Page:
The current use and distribution of agricultural water resources is highly prone to effects of global climate change due to shifting precipitation patterns. The production of vegetable crops in open field cultivation often requires demanding water applications, being impaired in regions where climate change will increasingly evoke water scarcity. To date, increasingly occurring precipitation-free periods are already leading to moderate water deficits during plant growth, e.g., in southern Europe. Among all vegetable crops, leafy vegetables such as spinach (Spinacia oleracea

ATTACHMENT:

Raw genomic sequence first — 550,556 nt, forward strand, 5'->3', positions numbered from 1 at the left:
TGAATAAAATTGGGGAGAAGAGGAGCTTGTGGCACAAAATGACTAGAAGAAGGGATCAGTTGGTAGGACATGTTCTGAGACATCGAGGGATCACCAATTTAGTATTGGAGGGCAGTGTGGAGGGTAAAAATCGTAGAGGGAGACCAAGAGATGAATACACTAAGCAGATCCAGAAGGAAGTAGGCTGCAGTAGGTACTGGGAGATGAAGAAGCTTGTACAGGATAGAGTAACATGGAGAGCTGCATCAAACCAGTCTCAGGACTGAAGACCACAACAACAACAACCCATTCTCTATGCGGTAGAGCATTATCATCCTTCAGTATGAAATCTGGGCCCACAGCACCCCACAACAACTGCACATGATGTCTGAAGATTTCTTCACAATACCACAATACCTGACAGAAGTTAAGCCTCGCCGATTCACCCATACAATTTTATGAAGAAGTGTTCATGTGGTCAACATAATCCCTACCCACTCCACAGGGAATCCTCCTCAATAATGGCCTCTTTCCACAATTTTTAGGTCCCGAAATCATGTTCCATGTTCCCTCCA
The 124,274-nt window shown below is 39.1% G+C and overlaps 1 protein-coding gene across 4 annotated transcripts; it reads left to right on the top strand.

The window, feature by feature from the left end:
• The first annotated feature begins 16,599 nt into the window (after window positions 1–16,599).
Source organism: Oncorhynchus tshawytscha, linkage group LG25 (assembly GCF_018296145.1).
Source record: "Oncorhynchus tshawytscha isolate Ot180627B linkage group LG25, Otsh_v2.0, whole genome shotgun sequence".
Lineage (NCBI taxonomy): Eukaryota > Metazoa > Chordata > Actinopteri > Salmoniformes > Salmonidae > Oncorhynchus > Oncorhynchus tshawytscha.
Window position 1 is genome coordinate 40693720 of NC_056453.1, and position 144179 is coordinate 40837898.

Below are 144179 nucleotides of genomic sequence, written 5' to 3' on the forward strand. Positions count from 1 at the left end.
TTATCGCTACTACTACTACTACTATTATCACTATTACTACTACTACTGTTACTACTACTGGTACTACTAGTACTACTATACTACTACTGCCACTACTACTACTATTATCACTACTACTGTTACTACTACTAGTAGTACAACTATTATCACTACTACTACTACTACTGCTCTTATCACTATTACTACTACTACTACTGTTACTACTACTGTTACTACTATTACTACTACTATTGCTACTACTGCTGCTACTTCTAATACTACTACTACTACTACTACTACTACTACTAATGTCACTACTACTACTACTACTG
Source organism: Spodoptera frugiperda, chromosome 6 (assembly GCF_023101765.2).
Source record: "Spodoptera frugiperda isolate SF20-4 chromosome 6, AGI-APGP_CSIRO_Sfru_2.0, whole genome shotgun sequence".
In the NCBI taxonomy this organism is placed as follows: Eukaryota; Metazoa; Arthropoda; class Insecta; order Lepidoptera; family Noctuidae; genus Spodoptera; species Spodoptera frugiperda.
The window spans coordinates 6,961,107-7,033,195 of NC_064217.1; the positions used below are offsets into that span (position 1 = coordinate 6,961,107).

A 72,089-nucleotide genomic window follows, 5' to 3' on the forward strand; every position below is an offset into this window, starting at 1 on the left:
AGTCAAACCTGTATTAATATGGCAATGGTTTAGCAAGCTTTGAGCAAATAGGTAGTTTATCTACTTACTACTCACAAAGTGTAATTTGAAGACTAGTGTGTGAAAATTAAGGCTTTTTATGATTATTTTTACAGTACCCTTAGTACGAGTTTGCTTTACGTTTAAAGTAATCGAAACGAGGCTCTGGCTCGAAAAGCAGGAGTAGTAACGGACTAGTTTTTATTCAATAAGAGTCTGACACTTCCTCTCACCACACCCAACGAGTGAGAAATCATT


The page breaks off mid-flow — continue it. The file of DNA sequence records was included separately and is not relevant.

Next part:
L.) are particularly vulnerable to limited water supply, because leaf expansion is highly dependent on water availability. Besides biomass production, water limitation might also affect the valuable nutritional composition of the produce. Therefore, we investigated the impact of moderately reduced water supply on the chemical composition of spinach, cultivated in the open field in three consecutive years. Two different water supply treatments, full and reduced irrigation, were used in a randomized block design consisting of three sets of six plots each. In the reduced water supply treatment, the total amount of supplied water, including both irrigation and natural precipitation, amounted to 90%, 94% and 96% in 2015, 2016 and 2017, respectively, of the full, optimal water supply treatment. Spinach grown under limited water supply showed significantly higher fresh biomass-based contents of polyols (e.g., inositol, glycerol), ascorbic acid, potassium, nitrogen, phosphorous, zinc and manganese, as well as total flavonoids and carotenoids. Increased dry biomass-based levels were found for total inositol, zinc and manganese, as well as decreased levels for malic acid, fumaric acid, phosphate and chloride. Furthermore, we report a high seasonal variation of several minor phytochemicals, such as single flavonoids. Spinacetin derivatives, spinatoside-glucoside as well as a rather unusual hexuronylated methylenedioxy flavonoid showed highest amounts when grown under relatively low irradiation in autumn. Levels of patuletin derivatives tended to increase under high irradiation conditions during spring. In summary, the chemical composition of spinach was shown to be highly sensitive to moderately reduced water supply and seasonal variation, but the overall nutritional quality of fresh marketable spinach was only marginally affected when considering health-related constituents such as minerals, trace elements, flavonoids and carotenoids.